RickP Established 1960, Still Not Dead

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    Always hard to look back at missed opportunities, but you were digging it then, so it wasn’t a loss. Those times of discovery are what keep my mind happy.
     
  18. DreamTheaterRules

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    Oh yeah, I enjoyed it while it was happening. Hind site is 20/20 though. If I'd had any idea that my hand would start to get progressively worse, I'd have spent that time playing. Of course, if it eventually locks me down to where I can hardly play, I won't want to be building guitar equipment anyway as that would be rubbing salt in a wound.
     
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  19. Em7

    Em7 deus ex machina

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    Between my vocation and my avocation, my hands have taken a beating. I have had carpel tunnel release surgery performed on both hands. There is no such thing as wasted knowledge. You now have insight that most guitarists do not possess. I think that Tom Scholz said it best when he was explaining the disconnect between engineers and musicians. Tom had the benefit of understanding the physics behind sound when he recorded Boston's debut album. Most people do not realize it, but Tom played every part of on the debut album other than drums and vocals. Knowledge is power. What we do with it defines our character.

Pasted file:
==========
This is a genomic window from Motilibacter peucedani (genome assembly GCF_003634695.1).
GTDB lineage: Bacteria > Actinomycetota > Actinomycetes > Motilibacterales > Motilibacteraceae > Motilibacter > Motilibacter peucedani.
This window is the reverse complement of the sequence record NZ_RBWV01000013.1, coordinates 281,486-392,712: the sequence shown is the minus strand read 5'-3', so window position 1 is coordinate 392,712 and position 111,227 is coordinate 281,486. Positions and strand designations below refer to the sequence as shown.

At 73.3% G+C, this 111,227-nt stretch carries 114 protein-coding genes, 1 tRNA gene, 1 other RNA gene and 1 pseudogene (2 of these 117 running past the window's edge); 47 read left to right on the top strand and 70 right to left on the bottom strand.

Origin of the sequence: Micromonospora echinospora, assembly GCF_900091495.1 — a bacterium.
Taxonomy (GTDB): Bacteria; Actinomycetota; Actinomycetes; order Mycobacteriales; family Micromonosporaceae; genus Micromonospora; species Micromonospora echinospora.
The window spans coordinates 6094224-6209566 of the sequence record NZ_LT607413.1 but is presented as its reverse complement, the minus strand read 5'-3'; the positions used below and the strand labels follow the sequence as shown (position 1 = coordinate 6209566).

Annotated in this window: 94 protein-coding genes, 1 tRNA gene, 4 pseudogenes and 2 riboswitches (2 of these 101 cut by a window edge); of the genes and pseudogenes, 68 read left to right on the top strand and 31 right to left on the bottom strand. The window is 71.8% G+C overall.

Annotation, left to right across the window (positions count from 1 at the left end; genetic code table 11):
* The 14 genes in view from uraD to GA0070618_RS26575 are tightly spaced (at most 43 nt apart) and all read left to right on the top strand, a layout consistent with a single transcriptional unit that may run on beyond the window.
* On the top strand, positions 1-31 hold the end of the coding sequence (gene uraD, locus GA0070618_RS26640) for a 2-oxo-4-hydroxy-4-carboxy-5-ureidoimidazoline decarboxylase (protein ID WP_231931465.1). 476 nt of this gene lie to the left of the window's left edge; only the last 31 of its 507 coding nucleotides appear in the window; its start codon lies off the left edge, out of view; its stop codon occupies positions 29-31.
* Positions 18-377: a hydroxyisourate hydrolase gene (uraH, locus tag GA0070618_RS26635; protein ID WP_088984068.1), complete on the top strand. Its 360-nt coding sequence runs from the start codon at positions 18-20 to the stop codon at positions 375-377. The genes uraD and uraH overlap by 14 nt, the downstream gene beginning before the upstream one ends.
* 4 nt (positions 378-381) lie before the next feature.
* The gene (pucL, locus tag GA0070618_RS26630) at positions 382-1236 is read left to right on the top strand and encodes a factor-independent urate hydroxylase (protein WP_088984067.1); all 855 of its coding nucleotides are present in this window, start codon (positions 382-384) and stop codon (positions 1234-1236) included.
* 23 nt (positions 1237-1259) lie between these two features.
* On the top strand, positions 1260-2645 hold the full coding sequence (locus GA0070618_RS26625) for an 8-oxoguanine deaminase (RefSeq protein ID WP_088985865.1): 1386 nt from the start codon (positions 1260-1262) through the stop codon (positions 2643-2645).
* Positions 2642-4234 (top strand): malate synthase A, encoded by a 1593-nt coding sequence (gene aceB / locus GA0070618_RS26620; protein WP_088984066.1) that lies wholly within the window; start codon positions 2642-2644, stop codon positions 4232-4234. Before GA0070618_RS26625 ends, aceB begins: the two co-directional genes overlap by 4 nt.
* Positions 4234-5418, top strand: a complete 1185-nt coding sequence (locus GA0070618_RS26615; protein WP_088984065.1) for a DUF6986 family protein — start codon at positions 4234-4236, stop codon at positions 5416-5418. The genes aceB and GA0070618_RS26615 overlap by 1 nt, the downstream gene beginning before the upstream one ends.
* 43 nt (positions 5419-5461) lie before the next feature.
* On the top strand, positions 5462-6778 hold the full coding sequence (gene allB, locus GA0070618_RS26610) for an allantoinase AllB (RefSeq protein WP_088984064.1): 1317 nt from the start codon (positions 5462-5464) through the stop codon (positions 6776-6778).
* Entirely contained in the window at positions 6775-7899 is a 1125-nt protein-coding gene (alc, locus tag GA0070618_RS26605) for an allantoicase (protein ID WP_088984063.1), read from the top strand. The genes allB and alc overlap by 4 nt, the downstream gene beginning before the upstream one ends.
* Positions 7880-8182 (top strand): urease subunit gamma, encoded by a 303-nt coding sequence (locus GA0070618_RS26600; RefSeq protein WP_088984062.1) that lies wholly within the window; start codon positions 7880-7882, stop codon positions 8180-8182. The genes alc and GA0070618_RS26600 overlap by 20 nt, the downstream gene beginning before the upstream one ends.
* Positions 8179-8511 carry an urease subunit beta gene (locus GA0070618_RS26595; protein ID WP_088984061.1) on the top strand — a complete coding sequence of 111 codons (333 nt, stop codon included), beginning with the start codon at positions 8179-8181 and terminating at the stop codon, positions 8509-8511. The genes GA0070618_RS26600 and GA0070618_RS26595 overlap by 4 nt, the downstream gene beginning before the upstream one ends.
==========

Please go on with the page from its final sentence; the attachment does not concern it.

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  20. DreamTheaterRules

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    Oh, I agree with all that. Just wish that all those nights I spent on BYOC, AX84 and SEWatt I had played for a while first.

    My arthritis in my hand and ring finger of my left hand is from sports injuries. I had my ring finger dislocated like 4 times playing basketball. When the arthritis started to set in a few years ago, I almost had to cut my wedding ring off and have never been able to get it back on. The worse it gets, the less far I can bend it and the more stiff it is, and the less agile it is.

    I also broke my left wrist and dislocated my left thumb. Both while playing basketball. I fear the day will come when I can’t play at all.